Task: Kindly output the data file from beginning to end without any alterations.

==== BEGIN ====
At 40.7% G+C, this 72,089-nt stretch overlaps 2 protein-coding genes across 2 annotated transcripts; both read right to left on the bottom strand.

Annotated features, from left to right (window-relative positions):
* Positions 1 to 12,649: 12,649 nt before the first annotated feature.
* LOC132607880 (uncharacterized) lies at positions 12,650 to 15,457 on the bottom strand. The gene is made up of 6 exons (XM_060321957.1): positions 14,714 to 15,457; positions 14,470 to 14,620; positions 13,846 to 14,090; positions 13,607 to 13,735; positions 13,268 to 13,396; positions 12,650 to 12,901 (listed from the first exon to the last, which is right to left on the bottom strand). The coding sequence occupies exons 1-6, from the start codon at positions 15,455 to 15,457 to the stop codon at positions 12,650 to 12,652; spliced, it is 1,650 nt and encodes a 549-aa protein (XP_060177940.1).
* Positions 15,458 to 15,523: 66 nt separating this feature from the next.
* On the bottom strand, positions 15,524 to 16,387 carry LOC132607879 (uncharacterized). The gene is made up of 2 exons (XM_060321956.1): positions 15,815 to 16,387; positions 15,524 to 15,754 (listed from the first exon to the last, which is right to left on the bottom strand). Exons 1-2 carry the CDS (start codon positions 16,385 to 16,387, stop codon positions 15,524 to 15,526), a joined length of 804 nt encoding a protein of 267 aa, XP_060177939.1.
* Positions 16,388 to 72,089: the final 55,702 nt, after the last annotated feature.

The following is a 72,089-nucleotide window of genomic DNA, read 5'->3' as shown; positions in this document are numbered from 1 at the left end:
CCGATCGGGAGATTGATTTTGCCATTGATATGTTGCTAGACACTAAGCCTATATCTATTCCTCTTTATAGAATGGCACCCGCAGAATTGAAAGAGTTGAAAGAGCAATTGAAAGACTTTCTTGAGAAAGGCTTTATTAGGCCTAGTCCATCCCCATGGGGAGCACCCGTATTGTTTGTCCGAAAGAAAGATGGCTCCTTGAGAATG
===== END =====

At 40.7% G+C, this 72,089-nt stretch overlaps 2 protein-coding genes across 2 annotated transcripts; both read right to left on the bottom strand.

Annotated features, from left to right (window-relative positions):
* Positions 1 to 12,649: 12,649 nt before the first annotated feature.
* LOC132607880 (uncharacterized) lies at positions 12,650 to 15,457 on the bottom strand. The gene is made up of 6 exons (XM_060321957.1): positions 14,714 to 15,457; positions 14,470 to 14,620; positions 13,846 to 14,090; positions 13,607 to 13,735; positions 13,268 to 13,396; positions 12,650 to 12,901 (listed from the first exon to the last, which is right to left on the bottom strand). The coding sequence occupies exons 1-6, from the start codon at positions 15,455 to 15,457 to the stop codon at positions 12,650 to 12,652; spliced, it is 1,650 nt and encodes a 549-aa protein (XP_060177940.1).
* Positions 15,458 to 15,523: 66 nt separating this feature from the next.
* On the bottom strand, positions 15,524 to 16,387 carry LOC132607879 (uncharacterized). The gene is made up of 2 exons (XM_060321956.1): positions 15,815 to 16,387; positions 15,524 to 15,754 (listed from the first exon to the last, which is right to left on the bottom strand). Exons 1-2 carry the CDS (start codon positions 16,385 to 16,387, stop codon positions 15,524 to 15,526), a joined length of 804 nt encoding a protein of 267 aa, XP_060177939.1.
* Positions 16,388 to 72,089: the final 55,702 nt, after the last annotated feature.

The following is a 72,089-nucleotide window of genomic DNA, read 5'->3' as shown; positions in this document are numbered from 1 at the left end:
CCGATCGGGAGATTGATTTTGCCATTGATATGTTGCTAGACACTAAGCCTATATCTATTCCTCTTTATAGAATGGCACCCGCAGAATTGAAAGAGTTGAAAGAGCAATTGAAAGACTTTCTTGAGAAAGGCTTTATTAGGCCTAGTCCATCCCCATGGGGAGCACCCGTATTGTTTGTCCGAAAGAAAGATGGCTCCTTGAGAATG